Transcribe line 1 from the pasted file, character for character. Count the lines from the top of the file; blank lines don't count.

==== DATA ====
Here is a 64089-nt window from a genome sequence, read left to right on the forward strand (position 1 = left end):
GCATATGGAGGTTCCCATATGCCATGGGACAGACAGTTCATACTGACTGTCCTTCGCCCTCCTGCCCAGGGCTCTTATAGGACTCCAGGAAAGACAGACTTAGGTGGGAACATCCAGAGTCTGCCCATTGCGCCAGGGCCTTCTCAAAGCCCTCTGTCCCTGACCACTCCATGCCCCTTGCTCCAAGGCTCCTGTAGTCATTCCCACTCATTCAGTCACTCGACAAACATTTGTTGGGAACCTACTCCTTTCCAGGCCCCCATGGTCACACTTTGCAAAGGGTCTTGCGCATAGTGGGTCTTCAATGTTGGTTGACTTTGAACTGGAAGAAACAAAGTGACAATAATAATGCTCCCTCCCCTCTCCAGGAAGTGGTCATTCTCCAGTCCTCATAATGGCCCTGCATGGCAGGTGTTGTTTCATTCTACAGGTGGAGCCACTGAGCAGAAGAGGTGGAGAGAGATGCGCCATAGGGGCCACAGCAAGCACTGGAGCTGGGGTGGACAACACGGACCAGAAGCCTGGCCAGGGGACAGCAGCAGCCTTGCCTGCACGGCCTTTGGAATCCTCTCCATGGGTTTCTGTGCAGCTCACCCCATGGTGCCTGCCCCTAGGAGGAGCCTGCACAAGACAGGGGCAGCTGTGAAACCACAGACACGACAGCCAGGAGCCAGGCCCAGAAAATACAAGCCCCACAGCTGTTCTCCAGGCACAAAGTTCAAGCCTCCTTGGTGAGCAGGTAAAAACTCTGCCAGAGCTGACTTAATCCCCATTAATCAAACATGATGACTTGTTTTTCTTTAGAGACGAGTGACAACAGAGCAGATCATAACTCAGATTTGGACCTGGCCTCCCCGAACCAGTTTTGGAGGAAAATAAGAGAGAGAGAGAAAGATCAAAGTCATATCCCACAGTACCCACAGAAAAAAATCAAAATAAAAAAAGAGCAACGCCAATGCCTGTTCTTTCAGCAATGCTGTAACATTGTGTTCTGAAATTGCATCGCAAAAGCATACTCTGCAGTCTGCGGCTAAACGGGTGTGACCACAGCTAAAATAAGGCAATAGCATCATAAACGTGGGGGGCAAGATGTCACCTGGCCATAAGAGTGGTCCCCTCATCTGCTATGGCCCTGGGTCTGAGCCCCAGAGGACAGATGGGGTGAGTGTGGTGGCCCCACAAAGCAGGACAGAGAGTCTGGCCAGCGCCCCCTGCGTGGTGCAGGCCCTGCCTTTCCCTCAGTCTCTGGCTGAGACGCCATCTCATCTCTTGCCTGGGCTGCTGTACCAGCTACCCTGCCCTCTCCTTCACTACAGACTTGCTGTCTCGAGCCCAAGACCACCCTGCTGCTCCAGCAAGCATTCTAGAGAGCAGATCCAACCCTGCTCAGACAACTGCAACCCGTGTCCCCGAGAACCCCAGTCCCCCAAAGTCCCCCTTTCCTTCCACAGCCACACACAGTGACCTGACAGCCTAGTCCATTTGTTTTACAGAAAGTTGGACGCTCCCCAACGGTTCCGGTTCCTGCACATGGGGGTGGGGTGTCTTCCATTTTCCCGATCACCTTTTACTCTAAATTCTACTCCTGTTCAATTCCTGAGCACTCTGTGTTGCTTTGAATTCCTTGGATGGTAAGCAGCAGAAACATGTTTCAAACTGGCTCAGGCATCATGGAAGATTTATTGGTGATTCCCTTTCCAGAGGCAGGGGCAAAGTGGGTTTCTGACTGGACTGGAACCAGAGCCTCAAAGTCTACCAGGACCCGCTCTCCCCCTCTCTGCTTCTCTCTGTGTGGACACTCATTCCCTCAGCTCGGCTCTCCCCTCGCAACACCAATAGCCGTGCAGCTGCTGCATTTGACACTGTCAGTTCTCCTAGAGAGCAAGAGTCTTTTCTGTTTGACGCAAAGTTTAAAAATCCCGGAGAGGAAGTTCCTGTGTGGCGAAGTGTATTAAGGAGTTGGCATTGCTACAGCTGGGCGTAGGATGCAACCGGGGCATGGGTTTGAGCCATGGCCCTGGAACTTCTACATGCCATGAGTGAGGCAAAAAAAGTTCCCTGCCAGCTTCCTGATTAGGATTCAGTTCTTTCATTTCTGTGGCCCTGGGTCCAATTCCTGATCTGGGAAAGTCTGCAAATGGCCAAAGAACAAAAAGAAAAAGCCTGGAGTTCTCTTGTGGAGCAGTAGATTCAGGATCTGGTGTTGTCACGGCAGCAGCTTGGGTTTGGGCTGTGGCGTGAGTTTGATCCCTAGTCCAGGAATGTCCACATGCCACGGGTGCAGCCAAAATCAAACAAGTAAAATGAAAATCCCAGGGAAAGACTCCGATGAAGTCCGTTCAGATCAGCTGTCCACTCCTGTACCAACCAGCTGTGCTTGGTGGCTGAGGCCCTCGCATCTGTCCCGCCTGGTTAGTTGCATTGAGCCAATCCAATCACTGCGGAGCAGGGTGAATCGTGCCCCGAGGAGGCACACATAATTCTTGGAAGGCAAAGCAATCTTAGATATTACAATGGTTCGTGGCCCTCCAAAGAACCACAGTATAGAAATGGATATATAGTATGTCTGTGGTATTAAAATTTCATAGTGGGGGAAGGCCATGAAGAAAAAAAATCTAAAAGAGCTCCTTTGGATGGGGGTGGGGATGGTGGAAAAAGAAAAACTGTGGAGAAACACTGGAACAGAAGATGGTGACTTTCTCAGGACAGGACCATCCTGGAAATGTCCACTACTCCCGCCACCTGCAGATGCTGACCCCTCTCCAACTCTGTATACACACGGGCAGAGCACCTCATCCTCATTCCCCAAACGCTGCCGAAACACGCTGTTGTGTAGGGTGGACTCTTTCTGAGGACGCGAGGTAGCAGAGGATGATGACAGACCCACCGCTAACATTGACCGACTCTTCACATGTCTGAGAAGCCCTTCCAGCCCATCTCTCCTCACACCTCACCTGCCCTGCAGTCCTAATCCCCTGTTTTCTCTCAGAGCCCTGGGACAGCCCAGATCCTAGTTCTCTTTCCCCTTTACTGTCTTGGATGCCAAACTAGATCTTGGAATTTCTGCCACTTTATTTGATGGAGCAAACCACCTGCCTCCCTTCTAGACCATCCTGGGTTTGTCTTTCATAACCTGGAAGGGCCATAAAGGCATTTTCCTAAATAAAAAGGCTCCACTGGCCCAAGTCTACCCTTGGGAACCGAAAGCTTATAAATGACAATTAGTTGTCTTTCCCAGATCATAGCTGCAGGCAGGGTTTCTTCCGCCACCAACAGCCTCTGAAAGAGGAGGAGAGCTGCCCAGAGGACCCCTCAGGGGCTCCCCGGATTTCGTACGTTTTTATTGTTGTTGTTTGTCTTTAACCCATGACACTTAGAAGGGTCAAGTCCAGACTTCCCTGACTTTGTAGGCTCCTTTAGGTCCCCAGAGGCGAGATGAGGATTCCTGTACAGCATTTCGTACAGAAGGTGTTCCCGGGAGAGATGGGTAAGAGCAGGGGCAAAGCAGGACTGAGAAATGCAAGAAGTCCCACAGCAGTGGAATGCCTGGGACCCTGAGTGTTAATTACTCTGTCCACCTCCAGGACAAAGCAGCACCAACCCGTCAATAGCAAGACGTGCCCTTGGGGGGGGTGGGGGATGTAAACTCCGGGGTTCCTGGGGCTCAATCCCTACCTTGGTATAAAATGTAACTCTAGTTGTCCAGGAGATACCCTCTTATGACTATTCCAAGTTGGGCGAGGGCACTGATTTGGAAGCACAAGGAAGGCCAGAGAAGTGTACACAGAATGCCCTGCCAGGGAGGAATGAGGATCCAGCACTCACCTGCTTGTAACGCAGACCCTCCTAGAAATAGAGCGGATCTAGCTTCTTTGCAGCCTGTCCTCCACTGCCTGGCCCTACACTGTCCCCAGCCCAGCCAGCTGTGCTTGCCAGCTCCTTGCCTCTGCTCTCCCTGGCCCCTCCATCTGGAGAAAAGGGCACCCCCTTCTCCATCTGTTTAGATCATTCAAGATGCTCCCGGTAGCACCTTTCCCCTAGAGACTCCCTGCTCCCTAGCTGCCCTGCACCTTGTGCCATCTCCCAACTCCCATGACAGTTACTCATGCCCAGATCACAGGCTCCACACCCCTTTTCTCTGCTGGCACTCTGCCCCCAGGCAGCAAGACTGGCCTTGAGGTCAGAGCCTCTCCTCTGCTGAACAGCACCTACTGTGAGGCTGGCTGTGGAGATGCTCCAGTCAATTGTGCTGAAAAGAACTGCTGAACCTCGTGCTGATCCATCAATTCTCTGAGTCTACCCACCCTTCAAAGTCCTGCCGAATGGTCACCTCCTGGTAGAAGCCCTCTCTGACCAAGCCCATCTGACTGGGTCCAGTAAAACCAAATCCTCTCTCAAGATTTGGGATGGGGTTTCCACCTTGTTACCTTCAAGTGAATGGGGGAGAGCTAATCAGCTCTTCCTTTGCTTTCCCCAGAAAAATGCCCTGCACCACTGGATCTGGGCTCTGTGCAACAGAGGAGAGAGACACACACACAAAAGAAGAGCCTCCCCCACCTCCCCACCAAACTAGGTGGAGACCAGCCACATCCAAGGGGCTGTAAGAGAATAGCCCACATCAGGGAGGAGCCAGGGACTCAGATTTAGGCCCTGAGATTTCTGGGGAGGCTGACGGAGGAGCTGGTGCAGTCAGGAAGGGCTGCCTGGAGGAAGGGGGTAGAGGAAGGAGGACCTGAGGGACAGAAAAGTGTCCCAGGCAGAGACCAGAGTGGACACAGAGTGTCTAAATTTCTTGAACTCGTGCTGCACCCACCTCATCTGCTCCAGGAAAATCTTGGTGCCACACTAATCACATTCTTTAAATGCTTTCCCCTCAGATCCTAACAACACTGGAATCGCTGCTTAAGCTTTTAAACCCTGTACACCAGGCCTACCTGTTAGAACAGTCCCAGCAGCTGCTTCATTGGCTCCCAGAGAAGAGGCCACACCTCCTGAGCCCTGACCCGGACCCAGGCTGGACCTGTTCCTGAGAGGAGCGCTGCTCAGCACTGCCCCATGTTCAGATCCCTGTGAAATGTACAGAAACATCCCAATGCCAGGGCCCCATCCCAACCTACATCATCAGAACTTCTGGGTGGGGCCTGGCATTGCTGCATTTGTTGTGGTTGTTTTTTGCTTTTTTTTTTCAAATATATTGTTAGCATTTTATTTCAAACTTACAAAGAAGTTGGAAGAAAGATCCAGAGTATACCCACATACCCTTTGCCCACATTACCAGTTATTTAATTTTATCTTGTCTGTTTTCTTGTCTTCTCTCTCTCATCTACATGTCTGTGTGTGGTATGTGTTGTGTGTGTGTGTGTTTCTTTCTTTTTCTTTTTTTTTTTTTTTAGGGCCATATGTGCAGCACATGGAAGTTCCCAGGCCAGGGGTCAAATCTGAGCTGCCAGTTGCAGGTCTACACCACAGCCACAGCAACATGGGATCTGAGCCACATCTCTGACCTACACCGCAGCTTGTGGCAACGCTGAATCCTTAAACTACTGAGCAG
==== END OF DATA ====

Here is a 64089-nt window from a genome sequence, read left to right on the forward strand (position 1 = left end):